You’re aware by now that I take particular issue with News Ltd’s relentlessly dishonest and misleading campaign on criminal sentencing, which it furthers by constantly exaggerating, underplaying and omitting crucial facts in the cases it covers – because the result of it is that its readers have demonstrably false beliefs on the subject, and consequently, insofar as certain easily swayed politicians and lawmakers are influenced by the imagined desires of the ignorant, and impose those on real people, actual injustice results.

There was another egregious example in the Herald Sun on Sunday morning. (No, I don’t know why they reported it in the Sunday edition, given that the most recently it could have happened would have been Friday.)

It starts:

A TEENAGE burglar who terrorised Melbourne for more than a year, breaking into dozens of homes, has escaped with no jail time, no fine and no conviction.

“I had a good lawyer. My lawyer told me I would probably get off,” the 15-year-old has boasted.

He got off? That’s outrageous! He should have received some kind of punishment! What kind of lessons is that kid going to learn if magistrates just pat him on the back and let him walk out without any consequence whatsoever?

No wonder that was the lead story on the Herald Sun website! I’ve never been so appalled in my… hang on a second.

Victims of crime supporters and residents are dumbfounded after a Children’s Court magistrate put the teen on a youth supervision order.

No, wait, he did receive a punishment. A “Youth Supervision Order“. What’s that? Well, nowhere in the article is that explained, but the implication is that it’s giving the kid an ice-cream or something. I don’t need to check further – I’m sure if a Youth Supervision Order involved, say, being forced to work with Youth Justice and undertake the programs they instruct, re-engaging with the education they’ve neglected, performing community work as punishment, enduring restrictions on movement and so forth, then the Herald Sun would have included those very important details in its story. They wouldn’t deliberately leave me with a false impression that the kid “got off” if a Youth Supervision Order involved any of the above!

What, that is actually what a Youth Supervision Order involves?

Really? They’ve deliberately left readers with a false impression that someone has “got off” when they haven’t – again?

We’ve really got to stop being so credulous – News Ltd have long since lost the right to have anything they say taken at face value. Particularly on this issue.

As it happens (if one looks it up, something apparently beyond certain “journalists”), a Youth Supervision Order entails precisely what a Herald Sun editorialist might call for when opining vacuously on the case:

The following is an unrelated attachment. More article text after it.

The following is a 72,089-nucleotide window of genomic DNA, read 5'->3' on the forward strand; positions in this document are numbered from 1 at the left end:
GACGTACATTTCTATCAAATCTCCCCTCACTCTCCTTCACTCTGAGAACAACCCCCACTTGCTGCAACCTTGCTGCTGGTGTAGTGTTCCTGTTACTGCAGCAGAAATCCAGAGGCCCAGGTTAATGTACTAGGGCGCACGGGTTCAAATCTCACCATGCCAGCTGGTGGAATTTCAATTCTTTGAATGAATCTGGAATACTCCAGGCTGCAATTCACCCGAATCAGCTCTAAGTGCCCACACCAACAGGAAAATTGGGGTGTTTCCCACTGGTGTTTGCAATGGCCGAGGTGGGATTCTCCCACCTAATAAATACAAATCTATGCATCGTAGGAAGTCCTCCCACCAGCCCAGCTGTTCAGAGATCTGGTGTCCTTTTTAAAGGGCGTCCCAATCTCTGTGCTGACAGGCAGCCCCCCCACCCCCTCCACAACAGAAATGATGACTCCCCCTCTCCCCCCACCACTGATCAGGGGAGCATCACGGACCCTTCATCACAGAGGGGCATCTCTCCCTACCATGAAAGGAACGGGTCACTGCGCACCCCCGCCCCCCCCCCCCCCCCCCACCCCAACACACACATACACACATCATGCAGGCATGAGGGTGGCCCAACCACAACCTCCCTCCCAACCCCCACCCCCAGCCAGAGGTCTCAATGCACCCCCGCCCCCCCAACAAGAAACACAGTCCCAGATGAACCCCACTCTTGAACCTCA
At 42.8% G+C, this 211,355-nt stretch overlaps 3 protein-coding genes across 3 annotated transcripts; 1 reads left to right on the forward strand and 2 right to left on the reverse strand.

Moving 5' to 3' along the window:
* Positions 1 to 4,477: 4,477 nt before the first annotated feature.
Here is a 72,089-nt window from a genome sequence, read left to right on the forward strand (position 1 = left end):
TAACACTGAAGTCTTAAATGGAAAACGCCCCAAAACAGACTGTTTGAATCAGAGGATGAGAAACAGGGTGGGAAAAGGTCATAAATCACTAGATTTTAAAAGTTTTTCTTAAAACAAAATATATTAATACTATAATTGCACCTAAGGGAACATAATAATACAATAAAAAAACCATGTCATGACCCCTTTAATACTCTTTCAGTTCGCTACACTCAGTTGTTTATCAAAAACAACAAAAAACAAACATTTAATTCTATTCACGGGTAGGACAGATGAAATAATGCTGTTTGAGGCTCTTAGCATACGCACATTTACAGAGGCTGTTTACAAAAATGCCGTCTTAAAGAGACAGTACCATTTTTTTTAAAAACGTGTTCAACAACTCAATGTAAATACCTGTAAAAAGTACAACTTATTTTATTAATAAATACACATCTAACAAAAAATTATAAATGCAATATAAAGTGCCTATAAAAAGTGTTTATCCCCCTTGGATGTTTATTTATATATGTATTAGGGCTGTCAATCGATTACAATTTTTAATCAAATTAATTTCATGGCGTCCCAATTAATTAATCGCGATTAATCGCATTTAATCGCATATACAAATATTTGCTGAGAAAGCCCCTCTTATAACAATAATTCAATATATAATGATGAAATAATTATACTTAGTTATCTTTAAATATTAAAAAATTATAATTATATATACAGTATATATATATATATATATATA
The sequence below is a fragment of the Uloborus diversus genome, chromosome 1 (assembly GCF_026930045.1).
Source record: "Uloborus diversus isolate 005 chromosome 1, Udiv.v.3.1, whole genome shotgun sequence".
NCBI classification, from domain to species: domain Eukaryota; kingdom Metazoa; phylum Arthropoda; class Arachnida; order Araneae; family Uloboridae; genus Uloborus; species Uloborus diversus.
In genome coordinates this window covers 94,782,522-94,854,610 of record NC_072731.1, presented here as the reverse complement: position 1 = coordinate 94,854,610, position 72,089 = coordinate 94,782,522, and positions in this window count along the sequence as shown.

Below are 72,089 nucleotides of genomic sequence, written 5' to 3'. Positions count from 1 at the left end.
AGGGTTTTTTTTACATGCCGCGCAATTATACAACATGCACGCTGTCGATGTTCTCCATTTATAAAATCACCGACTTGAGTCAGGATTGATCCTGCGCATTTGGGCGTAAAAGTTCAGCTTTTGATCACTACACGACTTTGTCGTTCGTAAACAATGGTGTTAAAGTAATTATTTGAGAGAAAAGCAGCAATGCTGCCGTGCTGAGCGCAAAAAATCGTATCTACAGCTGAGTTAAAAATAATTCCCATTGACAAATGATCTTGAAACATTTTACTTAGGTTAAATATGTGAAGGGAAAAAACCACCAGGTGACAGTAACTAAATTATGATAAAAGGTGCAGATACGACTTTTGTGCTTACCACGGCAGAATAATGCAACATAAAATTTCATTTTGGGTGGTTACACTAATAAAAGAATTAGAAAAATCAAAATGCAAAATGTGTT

He was certainly not mature enough to be living, as he seems to have been, without strict supervision…

Troubled teenagers need rules if they are to find hope and healing. They need to learn skills to manage anger and gain insights into how their aggressive and anti-social behaviour can hurt other people.

We must all do what we can, in a pro-active way, to help young people move from self-destruction to self-discipline. Sometimes that requires tough love.

Exactly. Like a Youth Supervision Order. Which is what the Magistrate imposed.

As for –

We cannot report who he is, where he lives, publish a picture or pixelated image of the criminal – because of increasingly severe legal restrictions designed to protect the identity of young offenders.

“Increasingly”? What are they talking about? Sure, there’s a general principle that for young offenders, it’s much better for the community that they don’t get locked into a life of crime by being publicly branded HOPELESS CRIMINALS by newspapers before they’ve even reached adulthood, but that’s been the case for years.

But of course, I’m coming from a position where reducing crime is the aim. The Hun is coming from a position where the whole point is to sell newspapers by scaring people – and if you have to undermine efforts to rehabilitate a misguided youth to do it, so be it. No wonder we don’t see eye to eye.

ELSEWHERE: Naturally Andrew Bolt ran the same shameless line as his newspaper, adding a particularly stupid headline – “Give the crook a 66th chance”, as if the boy had been dealt with by a court 65 times already.

(Visited 249 times, 1 visits today)